Food & Culture

How Do You Qualify for the Winter Olympics If It Doesn't Snow Where You Live?

Get ready for a harsh truth. "Cool Runnings" is not a good movie. Just ask the real Jamaican bobsled team. But it does raise an interesting question. When the Winter Olympics comes around, how do the competitors from decidedly un-snowy climates prepare?

The Ski's the Limit

One of the most memorable moments of the 2016 Olympics came when Tongan flag-bearer (and taekwondo competitor) Pita Taufatofua entered the arena with a flashy grin and a much flashier, oil-covered six-pack. But in early January 2018, news began circulating that he had his eyes on another competition — one that would require a bit more clothing than his most famous appearance. By the end of the month, he'd put in his dues and qualified as a cross-country skier in the 2018 Winter Olympics, despite the fact that his Polynesian home country never sees snow. So how did he make the grade?

Two words: roller-skiing.

Three more words: that looks painful. As that '80s-tastic clip proves, it's not exactly new. But in past years, Taufotafua would have had to find a way to earn a qualifying time in actual snow. In fact, he's done so anyway, competing in Finland (and coming in 153rd of 156). Because the International Ski Federation has loosened the qualifying requirements in order to welcome more warm-weather competitors, those unwieldy, dangerous-looking roller-skis are his ticket to the Olympics. We're guessing he'll be happy to strap into a pair of normal skis and be surrounded by soft, white snow. As he told the Wall Street Journal, "I destroyed myself on those things. I think they're made by the devil."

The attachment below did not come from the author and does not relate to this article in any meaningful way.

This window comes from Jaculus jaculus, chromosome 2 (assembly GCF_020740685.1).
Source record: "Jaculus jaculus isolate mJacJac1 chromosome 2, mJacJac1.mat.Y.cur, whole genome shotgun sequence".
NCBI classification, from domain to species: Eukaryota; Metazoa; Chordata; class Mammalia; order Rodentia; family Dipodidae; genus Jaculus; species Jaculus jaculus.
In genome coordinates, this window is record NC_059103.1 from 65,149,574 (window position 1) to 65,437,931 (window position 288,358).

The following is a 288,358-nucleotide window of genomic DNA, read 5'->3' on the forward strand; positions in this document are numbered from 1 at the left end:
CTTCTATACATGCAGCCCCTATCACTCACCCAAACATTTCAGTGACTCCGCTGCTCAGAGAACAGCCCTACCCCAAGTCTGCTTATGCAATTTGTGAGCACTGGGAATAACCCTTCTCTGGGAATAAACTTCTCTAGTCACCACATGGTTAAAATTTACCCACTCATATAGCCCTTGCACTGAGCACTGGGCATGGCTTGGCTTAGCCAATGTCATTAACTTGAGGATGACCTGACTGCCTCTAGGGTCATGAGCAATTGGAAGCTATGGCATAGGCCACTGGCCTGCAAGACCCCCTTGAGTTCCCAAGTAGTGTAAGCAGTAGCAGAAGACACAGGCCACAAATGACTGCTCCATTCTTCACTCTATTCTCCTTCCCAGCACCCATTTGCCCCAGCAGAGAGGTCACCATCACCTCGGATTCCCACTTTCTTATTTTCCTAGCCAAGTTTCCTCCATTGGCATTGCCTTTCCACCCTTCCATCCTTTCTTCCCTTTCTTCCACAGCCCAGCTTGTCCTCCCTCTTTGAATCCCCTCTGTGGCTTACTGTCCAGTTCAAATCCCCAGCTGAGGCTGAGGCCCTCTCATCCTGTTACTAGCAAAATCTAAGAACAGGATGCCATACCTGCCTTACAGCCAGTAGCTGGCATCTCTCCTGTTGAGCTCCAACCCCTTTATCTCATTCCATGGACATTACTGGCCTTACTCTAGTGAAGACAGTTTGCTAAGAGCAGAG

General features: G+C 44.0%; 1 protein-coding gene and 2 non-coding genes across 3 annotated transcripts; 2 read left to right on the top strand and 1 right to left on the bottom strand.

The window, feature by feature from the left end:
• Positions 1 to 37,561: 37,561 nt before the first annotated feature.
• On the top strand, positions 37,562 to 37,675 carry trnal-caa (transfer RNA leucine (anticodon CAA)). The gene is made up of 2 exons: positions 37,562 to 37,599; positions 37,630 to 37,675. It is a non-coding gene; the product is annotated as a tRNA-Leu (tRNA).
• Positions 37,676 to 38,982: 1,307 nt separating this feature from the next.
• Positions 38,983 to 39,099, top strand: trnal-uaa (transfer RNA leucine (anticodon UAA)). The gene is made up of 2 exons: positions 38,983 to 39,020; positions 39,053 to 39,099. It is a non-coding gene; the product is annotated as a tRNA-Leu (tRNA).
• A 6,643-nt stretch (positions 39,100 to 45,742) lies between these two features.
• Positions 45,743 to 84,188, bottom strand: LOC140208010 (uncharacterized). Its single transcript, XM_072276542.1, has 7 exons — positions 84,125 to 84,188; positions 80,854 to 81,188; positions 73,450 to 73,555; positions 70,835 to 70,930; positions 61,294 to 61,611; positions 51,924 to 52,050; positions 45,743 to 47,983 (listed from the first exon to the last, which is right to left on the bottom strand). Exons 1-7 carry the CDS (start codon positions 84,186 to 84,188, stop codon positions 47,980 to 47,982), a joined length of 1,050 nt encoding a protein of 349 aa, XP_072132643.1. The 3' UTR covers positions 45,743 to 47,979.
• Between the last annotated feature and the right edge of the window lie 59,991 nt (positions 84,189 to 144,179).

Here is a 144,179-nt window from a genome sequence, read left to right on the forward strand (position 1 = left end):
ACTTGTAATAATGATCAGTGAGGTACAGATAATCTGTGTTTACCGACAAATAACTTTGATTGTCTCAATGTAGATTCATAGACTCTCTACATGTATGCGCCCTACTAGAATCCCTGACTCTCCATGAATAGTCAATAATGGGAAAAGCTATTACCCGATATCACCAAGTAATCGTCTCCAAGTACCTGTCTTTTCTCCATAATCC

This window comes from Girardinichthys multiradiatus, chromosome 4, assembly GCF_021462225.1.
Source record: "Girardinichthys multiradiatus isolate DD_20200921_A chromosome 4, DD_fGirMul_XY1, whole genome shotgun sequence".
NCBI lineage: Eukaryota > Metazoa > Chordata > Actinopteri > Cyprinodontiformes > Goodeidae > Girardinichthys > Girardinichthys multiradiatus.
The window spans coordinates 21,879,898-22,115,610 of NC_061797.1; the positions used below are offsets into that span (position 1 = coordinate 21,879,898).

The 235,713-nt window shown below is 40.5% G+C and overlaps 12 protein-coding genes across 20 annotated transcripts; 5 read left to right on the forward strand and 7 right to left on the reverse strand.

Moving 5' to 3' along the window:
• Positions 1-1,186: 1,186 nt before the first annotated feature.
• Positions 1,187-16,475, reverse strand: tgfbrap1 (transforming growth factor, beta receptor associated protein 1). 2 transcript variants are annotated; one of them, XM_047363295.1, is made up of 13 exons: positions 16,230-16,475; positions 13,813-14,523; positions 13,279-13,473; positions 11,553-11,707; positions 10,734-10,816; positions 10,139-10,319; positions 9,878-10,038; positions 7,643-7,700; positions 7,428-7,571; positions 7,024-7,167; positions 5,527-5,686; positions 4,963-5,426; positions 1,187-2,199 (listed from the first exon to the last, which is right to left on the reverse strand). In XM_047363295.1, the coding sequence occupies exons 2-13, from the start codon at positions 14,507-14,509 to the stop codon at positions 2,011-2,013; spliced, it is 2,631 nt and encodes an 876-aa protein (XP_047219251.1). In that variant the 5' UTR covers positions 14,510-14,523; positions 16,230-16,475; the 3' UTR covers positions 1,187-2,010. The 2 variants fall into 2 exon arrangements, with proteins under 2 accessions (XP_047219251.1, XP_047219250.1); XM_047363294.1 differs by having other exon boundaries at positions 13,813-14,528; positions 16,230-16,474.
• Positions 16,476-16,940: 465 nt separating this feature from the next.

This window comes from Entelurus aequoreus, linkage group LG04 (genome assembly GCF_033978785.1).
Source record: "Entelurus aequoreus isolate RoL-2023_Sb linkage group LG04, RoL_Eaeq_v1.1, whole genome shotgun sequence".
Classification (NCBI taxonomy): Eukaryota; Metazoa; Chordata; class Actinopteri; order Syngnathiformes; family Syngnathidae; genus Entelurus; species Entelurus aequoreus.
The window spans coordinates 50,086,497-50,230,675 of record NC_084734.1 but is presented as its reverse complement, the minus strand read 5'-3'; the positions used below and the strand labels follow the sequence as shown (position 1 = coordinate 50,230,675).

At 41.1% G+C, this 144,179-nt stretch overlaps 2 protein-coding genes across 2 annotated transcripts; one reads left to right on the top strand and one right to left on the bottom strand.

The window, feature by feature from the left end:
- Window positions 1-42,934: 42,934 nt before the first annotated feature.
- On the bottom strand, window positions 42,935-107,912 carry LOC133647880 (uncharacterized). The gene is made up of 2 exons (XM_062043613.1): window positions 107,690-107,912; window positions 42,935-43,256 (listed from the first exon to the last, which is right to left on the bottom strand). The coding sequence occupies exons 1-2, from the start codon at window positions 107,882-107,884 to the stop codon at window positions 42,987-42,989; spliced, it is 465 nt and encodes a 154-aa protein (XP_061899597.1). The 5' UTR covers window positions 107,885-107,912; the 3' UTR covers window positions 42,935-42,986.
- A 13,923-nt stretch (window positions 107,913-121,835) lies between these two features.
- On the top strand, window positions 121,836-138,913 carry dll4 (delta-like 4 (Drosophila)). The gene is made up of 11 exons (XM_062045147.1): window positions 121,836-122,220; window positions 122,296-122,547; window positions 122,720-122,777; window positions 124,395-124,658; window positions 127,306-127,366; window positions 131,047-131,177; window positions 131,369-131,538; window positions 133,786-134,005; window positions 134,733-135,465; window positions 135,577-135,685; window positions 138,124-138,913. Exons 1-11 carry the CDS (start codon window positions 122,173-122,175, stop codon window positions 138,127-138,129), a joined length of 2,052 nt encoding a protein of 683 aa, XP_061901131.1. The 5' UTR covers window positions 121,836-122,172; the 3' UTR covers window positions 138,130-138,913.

Snow Giving Up

Of course, our charmingly shiny friend from Tonga isn't the only winter athlete from a summery clime. Actually, 2014 turned out to be a banner year for warm-weather countries signing up for the Winter Olympic Games, and 2018 is shaping up to be a worthy follow-up. Ecuador, Nigeria, Malaysia, Singapore, and others are slated to make their frosty debut this year, and each country and event has its own set of rules and strategies to qualify. Some countries, like the Virgin Islands, simply recruit athletes from more suitable climates. But others have to come up with more creative solutions.

Unfortunately, Thời Đình Trịnh didn't qualify, but we'd be remiss if we didn't bring him up. The young Vietnamese athlete practiced all 2017 to become his home country's first professional snowboarder ... except he'd never even seen snow before that year. He'd travel to the coastal fishing village of Mũi Né, where he'd strap on his board and head down the slopes — a formation of beautiful red sand dunes. He even went on to compete in the Asian Winter Games in Sapporo, where he placed 18th (of 24). Honestly, just the fact that he made it in is pretty impressive.

Written by Reuben Westmaas February 2, 2018

Curiosity uses cookies to improve site performance, for analytics and for advertising. By continuing to use our site, you accept our use of cookies, our Privacy Policy and Terms of Use.